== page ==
The author also chronicles events of Friday morning July 9 1982 at Buckingham palace when Queen Elizabeth woke up and saw that a strange man sitting on her bed. The man, was Michael Fagan dressed in jeans and a dirty T-shirt. Fagan, scaled a 14-foot wall at Buckingham Palace, climbed over barbed wire, and then scaled a drainpipe. Fagan roamed around inside the palace including triggering two alarms when he looked at King George V’s priceless stamp collection. Ann Morrow writes that security assumed the alarms could have been accidentally tripped and shut them off. That in turn gave Michael Fagan adequate time to reach the Queen’s personal bedroom. The author notes that the Queen usually has a security guard stationed outside of her door all the time but for Fagan he was lucky that his reach to the bedroom was made easier thanks to a shift change where one guard had departed and the incoming one was outside walking the dogs.The Queen kept it cool, picked up the phone from her bedside table and asked the operator at the palace switchboard to summon the police. Even though the operator relayed the message to the police, the cops didn’t respond.Ann Morrow details how the Queen failed in her attempt to summon a chambermaid by pressing a button, but no one appeared. As a result, the Queen and Fagan continued chatting. Then reached a point when Fagan asked for a cigarette, the Queen again called the palace switchboard but again there was no response.Ann Morrow extensively writes the Queen had spent her precious ten minutes with a mentally deranged intruder when a chambermaid entered the Queen’s quarters and then after seeing the intruder ran out and woke up a footman who then apprehended the intruder.The cops apparently arrived twelve minutes after the Queen’s first call which one can only describe as gross negligence.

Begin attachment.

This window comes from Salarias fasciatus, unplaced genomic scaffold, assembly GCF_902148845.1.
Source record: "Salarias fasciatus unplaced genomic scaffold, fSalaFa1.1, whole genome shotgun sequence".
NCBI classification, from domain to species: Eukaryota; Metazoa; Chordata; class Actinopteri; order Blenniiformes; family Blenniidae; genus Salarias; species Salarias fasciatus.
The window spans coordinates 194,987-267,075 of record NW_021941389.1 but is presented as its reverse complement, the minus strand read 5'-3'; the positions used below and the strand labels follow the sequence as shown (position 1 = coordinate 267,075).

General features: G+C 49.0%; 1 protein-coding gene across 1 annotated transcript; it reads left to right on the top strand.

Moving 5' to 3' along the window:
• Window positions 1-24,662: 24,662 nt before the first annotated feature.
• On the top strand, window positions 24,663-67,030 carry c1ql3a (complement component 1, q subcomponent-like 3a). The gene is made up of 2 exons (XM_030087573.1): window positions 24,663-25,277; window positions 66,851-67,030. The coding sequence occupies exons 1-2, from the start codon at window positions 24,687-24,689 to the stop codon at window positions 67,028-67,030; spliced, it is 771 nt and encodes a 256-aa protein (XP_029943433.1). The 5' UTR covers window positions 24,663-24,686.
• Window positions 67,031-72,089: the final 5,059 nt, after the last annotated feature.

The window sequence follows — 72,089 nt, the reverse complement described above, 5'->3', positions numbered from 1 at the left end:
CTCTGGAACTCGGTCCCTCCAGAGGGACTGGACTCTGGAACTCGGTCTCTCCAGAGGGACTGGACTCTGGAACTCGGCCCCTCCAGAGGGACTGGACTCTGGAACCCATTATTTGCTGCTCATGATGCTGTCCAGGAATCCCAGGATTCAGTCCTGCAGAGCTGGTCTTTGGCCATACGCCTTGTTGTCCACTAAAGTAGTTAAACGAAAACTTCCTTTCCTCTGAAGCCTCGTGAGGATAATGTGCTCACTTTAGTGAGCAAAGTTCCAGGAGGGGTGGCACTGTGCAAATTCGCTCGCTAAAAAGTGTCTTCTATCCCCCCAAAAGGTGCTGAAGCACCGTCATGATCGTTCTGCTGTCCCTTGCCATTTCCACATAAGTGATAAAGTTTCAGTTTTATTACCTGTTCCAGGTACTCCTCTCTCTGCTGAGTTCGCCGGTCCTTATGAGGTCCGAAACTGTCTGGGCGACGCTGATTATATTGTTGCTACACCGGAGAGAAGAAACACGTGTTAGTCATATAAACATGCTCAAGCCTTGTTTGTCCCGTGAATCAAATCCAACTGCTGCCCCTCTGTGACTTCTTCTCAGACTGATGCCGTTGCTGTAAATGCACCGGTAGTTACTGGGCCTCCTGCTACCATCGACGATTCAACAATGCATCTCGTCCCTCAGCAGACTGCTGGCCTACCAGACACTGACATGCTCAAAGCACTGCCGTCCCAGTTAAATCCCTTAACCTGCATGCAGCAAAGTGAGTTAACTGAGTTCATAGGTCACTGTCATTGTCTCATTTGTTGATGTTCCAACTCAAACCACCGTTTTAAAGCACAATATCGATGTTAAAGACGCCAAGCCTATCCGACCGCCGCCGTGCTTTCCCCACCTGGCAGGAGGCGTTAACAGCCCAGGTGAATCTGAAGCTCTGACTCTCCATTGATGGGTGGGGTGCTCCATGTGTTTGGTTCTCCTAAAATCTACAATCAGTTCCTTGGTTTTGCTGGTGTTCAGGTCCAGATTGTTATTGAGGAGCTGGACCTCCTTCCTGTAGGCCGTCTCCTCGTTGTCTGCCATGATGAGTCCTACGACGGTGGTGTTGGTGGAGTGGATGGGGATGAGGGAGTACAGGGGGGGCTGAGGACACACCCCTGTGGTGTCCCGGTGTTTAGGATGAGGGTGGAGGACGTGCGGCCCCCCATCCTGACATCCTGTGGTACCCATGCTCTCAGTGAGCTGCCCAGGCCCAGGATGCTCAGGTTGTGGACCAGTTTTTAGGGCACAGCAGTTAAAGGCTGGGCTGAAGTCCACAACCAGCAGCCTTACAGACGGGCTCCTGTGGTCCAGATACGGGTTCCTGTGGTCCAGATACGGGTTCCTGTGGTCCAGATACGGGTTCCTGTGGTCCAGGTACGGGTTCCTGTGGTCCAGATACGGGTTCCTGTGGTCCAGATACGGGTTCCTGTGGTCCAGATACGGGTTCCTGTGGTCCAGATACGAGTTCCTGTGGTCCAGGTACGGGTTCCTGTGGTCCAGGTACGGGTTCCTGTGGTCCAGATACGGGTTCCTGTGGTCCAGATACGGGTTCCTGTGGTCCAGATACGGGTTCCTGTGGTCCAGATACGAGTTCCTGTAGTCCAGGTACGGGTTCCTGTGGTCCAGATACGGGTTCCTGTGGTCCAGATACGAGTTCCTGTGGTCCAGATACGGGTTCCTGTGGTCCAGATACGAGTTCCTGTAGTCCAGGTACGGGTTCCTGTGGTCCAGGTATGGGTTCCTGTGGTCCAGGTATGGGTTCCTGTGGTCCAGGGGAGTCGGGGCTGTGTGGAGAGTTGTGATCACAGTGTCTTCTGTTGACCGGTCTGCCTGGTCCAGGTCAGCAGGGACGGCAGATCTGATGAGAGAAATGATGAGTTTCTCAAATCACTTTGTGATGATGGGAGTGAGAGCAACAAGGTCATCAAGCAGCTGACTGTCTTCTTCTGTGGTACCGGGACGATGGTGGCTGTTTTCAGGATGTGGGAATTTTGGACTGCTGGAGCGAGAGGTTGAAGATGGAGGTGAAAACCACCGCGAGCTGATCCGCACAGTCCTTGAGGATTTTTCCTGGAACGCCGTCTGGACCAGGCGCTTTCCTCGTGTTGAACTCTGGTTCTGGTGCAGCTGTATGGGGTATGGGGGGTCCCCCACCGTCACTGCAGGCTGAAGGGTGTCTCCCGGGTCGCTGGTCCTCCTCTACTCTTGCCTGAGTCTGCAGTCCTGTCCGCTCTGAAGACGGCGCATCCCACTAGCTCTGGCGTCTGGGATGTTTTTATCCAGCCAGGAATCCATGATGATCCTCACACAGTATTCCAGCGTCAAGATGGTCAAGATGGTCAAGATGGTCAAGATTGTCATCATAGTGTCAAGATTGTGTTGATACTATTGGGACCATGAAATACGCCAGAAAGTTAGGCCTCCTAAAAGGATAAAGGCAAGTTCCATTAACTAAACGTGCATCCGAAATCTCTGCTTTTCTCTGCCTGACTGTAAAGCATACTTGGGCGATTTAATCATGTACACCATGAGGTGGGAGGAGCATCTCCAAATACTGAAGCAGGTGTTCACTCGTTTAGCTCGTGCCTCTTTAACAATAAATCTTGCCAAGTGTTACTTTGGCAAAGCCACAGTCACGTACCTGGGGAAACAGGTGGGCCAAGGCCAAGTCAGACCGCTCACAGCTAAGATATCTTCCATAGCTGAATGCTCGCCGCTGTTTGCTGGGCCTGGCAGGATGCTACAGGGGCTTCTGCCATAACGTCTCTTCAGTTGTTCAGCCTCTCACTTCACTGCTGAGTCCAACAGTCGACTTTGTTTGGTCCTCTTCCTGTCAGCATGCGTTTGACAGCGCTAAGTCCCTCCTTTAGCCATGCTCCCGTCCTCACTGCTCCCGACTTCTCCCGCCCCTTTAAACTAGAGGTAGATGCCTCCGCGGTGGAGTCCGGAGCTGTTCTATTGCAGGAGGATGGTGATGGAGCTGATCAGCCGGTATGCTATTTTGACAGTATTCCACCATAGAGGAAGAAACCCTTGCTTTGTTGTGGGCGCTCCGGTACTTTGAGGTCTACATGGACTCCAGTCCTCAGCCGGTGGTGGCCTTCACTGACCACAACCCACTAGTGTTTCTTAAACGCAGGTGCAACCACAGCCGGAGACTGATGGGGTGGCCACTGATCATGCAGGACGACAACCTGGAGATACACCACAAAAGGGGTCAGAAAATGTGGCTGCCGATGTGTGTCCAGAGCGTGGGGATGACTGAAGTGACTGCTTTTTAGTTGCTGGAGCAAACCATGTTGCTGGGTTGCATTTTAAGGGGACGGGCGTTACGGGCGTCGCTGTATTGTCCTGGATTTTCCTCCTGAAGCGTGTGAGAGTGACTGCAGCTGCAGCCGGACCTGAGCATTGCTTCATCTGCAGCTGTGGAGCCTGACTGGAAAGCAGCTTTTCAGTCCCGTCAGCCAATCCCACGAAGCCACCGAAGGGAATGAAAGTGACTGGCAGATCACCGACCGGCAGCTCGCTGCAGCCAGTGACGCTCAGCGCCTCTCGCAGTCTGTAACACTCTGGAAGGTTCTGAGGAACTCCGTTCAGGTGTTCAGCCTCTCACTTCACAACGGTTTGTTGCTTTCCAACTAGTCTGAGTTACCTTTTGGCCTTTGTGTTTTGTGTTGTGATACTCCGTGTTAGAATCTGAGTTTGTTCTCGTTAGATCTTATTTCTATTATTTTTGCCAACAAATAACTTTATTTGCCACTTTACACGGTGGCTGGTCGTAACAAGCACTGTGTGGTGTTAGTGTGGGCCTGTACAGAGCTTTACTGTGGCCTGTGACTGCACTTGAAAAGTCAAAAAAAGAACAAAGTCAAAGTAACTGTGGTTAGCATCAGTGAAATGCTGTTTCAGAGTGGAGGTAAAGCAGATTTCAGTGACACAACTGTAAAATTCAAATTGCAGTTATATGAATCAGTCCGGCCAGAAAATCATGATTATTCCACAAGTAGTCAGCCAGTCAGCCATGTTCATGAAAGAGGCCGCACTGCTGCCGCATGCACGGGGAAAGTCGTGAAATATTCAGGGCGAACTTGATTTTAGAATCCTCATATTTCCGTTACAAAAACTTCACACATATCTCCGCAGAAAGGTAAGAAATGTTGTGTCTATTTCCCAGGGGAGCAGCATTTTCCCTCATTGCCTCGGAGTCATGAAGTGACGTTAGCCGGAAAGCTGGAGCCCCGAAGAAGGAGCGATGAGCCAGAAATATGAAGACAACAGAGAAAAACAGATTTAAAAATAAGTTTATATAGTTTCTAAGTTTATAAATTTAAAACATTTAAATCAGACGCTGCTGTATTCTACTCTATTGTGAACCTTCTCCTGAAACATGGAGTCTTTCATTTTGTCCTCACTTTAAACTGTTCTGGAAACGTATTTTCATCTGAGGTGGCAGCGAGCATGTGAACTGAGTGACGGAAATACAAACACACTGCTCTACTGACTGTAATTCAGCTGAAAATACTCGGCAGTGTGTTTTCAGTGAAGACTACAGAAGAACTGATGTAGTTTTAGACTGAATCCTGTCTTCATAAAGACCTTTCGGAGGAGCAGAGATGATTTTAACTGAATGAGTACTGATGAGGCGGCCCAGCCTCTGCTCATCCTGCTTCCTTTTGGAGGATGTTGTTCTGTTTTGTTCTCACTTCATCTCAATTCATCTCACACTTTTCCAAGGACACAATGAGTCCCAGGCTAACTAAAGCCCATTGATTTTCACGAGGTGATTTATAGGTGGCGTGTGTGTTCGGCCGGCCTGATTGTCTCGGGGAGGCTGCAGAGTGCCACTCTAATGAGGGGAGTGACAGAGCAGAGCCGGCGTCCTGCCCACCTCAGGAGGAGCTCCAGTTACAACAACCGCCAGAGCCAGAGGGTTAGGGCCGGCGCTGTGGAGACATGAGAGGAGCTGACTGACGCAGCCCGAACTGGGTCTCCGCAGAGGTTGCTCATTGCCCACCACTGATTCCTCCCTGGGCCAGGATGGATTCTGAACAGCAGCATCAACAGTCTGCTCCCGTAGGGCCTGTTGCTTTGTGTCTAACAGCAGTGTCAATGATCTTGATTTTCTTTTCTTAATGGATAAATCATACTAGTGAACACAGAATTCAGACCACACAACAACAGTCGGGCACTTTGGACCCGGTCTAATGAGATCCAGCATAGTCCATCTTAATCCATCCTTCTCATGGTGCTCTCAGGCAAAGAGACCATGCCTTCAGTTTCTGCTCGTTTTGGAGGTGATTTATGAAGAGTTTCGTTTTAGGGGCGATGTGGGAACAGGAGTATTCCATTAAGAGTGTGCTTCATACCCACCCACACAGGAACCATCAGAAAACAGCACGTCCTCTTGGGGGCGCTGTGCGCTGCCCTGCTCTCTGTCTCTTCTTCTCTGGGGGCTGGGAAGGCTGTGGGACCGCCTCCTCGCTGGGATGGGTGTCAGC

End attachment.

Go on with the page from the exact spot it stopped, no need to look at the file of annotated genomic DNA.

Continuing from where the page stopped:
In 1977, Queen Elizabeth celebrated the 25th anniversary of her accession to the throne, her Silver Jubilee. A lot of festivities were held and many people were celebrating.In England, an estimated crowd of one million people waved Her Majesty on her Gold State Coach as she travelled to St Paul’s Cathedral for a service of thanksgiving. Among the congregants at St Paul’s included US President Jimmy Carter, British Prime Minister James Callaghan and his predecessors Harold Wilson, Harold Macmillan, Alec Douglas-Home and Edward Heath. A further estimate of about 500 million people across the Commonwealth watched live television coverage of the events of the day, and around 12,000 street parties were held across Britain in honour of the Silver Jubilee.Notably covered by the authors were other prominent trips especially those used to celebrate her silver jubilee.To mark the Silver Jubilee, the Queen and the Duke of Edinburgh visited Western Samoa, Tonga, Fiji, New Zealand, Australia, Papua New Guinea, Canada, Bahamas, British Virgin Islands, Antigua and Barbados. It is estimated that they travelled over 56,000 miles during the 12 months of 1977.Queen Elizabeth and Prince Philip visited Australia in March 1977 as part of the celebrations of the Queen’s Silver Jubilee year. While in Australia, the Queen presided over the State Opening of Parliament in Canberra, visited all capital cities plus Launceston, Newcastle and other regional centres. However, not all the British were keen to celebrate the monarchy. At the height of the celebrations, on June 7, a rented boat called ‘the queen elizabeth’ shoved off the Charing cross Pier with artists, writers, a film crew and Sex Pistols.The trip was organized by the band’s manager Malcolm McLaren as a public relation stunt for the record “God Save The Queen” and a mockery of royal river procession which was scheduled 48 hours later. When ‘the queen elizabeth’ was making its way up and down the Thames, folks inside were drank and partying on the dance floor. When Sex Pistols took the stage, the band started playing “Anarchy in the UK” while the boat passed by the houses of Parliament. After they blasted on through several songs including “God Save the Queen” police boats surrounded the blaring music vessel. The police ordered boat return to the pier where police argued Virgin Records founder Richard Branson, who signed the rental and Malcolm McLaren who ended up being beaten by the police for his nasty language. Sex Pistols saw their sales of the new single “God Save The Queen” sell like hot cake and made the band one of the greatest in rock n roll history.